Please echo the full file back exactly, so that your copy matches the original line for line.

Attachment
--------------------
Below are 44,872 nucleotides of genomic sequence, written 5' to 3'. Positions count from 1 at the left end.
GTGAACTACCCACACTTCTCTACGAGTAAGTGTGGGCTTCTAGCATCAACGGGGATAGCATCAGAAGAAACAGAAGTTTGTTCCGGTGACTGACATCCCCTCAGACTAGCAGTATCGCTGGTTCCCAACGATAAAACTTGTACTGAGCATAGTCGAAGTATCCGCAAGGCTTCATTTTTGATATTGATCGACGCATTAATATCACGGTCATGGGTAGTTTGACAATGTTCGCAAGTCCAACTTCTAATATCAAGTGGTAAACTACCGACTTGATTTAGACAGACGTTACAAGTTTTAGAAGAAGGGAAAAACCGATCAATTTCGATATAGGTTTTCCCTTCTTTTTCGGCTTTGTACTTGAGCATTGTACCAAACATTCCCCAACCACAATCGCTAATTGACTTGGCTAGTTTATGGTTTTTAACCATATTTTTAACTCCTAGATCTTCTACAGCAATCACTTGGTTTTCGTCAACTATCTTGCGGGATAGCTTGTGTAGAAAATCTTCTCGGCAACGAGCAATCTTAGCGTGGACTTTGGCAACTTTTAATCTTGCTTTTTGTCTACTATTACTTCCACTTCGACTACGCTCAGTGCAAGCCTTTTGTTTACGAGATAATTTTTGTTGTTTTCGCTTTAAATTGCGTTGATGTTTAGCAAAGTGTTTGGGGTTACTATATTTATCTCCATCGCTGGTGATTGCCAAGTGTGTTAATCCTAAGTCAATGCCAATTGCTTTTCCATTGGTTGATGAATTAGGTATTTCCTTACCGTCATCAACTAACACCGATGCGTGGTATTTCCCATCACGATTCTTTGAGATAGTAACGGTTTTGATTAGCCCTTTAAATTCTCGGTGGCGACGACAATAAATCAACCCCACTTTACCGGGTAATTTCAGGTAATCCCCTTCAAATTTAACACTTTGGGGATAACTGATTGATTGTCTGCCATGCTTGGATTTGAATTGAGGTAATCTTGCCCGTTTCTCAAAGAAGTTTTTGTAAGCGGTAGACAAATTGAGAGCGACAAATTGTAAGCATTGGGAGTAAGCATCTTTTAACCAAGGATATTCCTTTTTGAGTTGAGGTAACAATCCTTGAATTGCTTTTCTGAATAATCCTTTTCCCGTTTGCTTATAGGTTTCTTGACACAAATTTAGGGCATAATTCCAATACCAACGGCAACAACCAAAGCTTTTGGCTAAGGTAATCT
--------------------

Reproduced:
Below are 44,872 nucleotides of genomic sequence, written 5' to 3'. Positions count from 1 at the left end.
GTGAACTACCCACACTTCTCTACGAGTAAGTGTGGGCTTCTAGCATCAACGGGGATAGCATCAGAAGAAACAGAAGTTTGTTCCGGTGACTGACATCCCCTCAGACTAGCAGTATCGCTGGTTCCCAACGATAAAACTTGTACTGAGCATAGTCGAAGTATCCGCAAGGCTTCATTTTTGATATTGATCGACGCATTAATATCACGGTCATGGGTAGTTTGACAATGTTCGCAAGTCCAACTTCTAATATCAAGTGGTAAACTACCGACTTGATTTAGACAGACGTTACAAGTTTTAGAAGAAGGGAAAAACCGATCAATTTCGATATAGGTTTTCCCTTCTTTTTCGGCTTTGTACTTGAGCATTGTACCAAACATTCCCCAACCACAATCGCTAATTGACTTGGCTAGTTTATGGTTTTTAACCATATTTTTAACTCCTAGATCTTCTACAGCAATCACTTGGTTTTCGTCAACTATCTTGCGGGATAGCTTGTGTAGAAAATCTTCTCGGCAACGAGCAATCTTAGCGTGGACTTTGGCAACTTTTAATCTTGCTTTTTGTCTACTATTACTTCCACTTCGACTACGCTCAGTGCAAGCCTTTTGTTTACGAGATAATTTTTGTTGTTTTCGCTTTAAATTGCGTTGATGTTTAGCAAAGTGTTTGGGGTTACTATATTTATCTCCATCGCTGGTGATTGCCAAGTGTGTTAATCCTAAGTCAATGCCAATTGCTTTTCCATTGGTTGATGAATTAGGTATTTCCTTACCGTCATCAACTAACACCGATGCGTGGTATTTCCCATCACGATTCTTTGAGATAGTAACGGTTTTGATTAGCCCTTTAAATTCTCGGTGGCGACGACAATAAATCAACCCCACTTTACCGGGTAATTTCAGGTAATCCCCTTCAAATTTAACACTTTGGGGATAACTGATTGATTGTCTGCCATGCTTGGATTTGAATTGAGGTAATCTTGCCCGTTTCTCAAAGAAGTTTTTGTAAGCGGTAGACAAATTGAGAGCGACAAATTGTAAGCATTGGGAGTAAGCATCTTTTAACCAAGGATATTCCTTTTTGAGTTGAGGTAACAATCCTTGAATTGCTTTTCTGAATAATCCTTTTCCCGTTTGCTTATAGGTTTCTTGACACAAATTTAGGGCATAATTCCAATACCAACGGCAACAACCAAAGCTTTTGGCTAAGGTAATCT